WWII Catalina aircraft wreckage confirmed

 
An engine mount from Catalina 24-25. The aircraft was discovered in waters off Cairns in far North Queensland.Image supplied courtesy of Kevin Coombs, Cairns. *** Local Caption *** RAAF Catalina A2425 was lost on 28 February 1943. After 72 years, the wreck has been discovered off Cairns in far north Queensland. The aircraft will remain where it is as a mark of respect to the 11 airmen onboard who were lost. A memorial service will be held early next year, to honour the crew.
 
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An engine mount from Catalina 24-25. The aircraft was discovered in waters off Cairns in far North Queensland. Image supplied courtesy of Kevin Coombs, Cairns. *** Local Caption *** RAAF Catalina A2425 was lost on 28 February 1943. After 72 years, the wreck has been discovered off Cairns in far north Queensland. The aircraft will remain where it is as a mark of respect to the 11 airmen onboard who were lost. A memorial service will be held early next year, to honour the crew.
An engine mount from Catalina 24-25. The aircraft was discovered in waters off Cairns in far North Queensland.

Official confirmation issued by the Royal Australian Air Force confirms that the wreckage discovered in the waters near Cairns belong to Number 11 Squadron’s Catalina A24-25. The aircraft was believed to have crashed on 28 February 1943 killing all 11 crewmen on board. The efforts of the private divers and Air force officials involved in the discovery and identification of the aircraft are praised all over the country. Chief of Air Staff, Air Marshal Leo Davies issued appreciation for the works of the investigation teams and RAAF’s specialists.

Air Marshal Leo Davies said on the occasion that it was a great shame that Australian recent war history is littered with scores of missing personnel. According to official statistics a total of 3124 men are still not accounted for from the Second World War. An additional 18 are still classed as ‘missing, presumed dead in the combat’ by the military from the Korean War. Chief of Air Staff said that the discovery of Catalina A24-25 is a huge event for the Australians since Royal Australian Air Force had played a very crucial role in the war against Imperial Japan. He added that he is especially delighted on the fact that the families of those who died in the fatal crash of February 28, 1943, could now have a clearer perspective about the sacrifices made by their loved ones.

The fuselage of Catalina A24-25. The aircraft was discovered in waters off Cairns in far North Queensland. Image supplied courtesy of Kevin Coombs, Cairns. *** Local Caption *** RAAF Catalina A2425 was lost on 28 February 1943. After 72 years, the wreck has been discovered off Cairns in far north Queensland. The aircraft will remain where it is as a mark of respect to the 11 airmen onboard who were lost. A memorial service will be held early next year, to honour the crew.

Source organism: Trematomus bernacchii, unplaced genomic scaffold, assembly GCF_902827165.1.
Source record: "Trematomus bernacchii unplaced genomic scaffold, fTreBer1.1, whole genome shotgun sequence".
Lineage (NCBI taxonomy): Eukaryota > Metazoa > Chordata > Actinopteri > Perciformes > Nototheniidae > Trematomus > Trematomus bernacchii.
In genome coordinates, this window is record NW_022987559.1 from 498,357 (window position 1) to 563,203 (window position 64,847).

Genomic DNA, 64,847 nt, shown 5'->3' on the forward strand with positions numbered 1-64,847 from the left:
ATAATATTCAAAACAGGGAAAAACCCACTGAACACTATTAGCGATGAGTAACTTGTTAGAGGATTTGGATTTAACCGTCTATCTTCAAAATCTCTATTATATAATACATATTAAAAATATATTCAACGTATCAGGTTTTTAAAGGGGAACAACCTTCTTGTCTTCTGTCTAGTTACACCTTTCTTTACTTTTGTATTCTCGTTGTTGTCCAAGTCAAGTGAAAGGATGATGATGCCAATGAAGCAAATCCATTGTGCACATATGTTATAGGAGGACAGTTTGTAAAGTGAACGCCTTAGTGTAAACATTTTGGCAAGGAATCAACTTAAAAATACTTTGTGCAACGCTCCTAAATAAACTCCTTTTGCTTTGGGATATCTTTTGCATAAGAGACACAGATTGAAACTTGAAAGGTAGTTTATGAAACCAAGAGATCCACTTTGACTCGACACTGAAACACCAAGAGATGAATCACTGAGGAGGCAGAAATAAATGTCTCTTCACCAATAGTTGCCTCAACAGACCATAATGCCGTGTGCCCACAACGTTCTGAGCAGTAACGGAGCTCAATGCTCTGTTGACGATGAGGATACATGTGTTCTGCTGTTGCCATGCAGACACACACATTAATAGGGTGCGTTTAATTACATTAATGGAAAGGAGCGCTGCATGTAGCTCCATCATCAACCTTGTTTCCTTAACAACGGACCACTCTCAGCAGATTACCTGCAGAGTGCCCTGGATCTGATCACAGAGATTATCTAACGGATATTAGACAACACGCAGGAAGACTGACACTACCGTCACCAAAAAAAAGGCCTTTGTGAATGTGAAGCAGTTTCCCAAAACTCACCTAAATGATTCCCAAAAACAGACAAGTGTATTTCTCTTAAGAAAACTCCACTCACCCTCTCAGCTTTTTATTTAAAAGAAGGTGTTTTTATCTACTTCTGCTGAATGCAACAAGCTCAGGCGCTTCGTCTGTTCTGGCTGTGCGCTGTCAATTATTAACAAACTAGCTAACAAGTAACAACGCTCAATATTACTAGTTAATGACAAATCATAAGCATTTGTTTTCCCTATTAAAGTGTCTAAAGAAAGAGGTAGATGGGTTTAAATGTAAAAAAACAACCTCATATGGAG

The fuselage of Catalina A24-25. The aircraft was discovered in waters off Cairns in far North Queensland.

The Catalina flying boats were stationed at Cairns by the RAAF since late 1942 to carry out long-range missions against Japanese submarines and shipping. On the fateful day of 28 February 1943, Catalina A24-25 took to skies on a long and ambitious mission to accompany a convoy heading towards Milne Bay in Papua New Guinea. The role of the aircraft was to provide an adequate cover against Japanese submarines lurking in the depth to destroy the convoy.

The final call received from the aircraft stated that the plane was forced to land somewhere; it did not state the location of the landing. The inquiry set out to investigate the incident concluded that aircraft had to attempt an emergency landing on waters due to fuel exhaustion and eventually crashed. Despite numerous search attempts on a number of potential crash sites, no wreckage was ever found belonging to the Catalina A24-25, the Department of Defence reports.

In 2013 a local diver from Cairns discovered the wreckage of a plane lying in the depths of the waters just south of Cairns. Upon investigation carried out by independent divers and other official researchers discovered that the wreckage belonged to the Catalina A24-25. Australian Air Force sources have said that Force has no intention to remove the wreckage from waters out of the respect for the crewmen, and that the site will be turned into a Maritime Cultural Heritage Special Management Area in order to ensure its protection.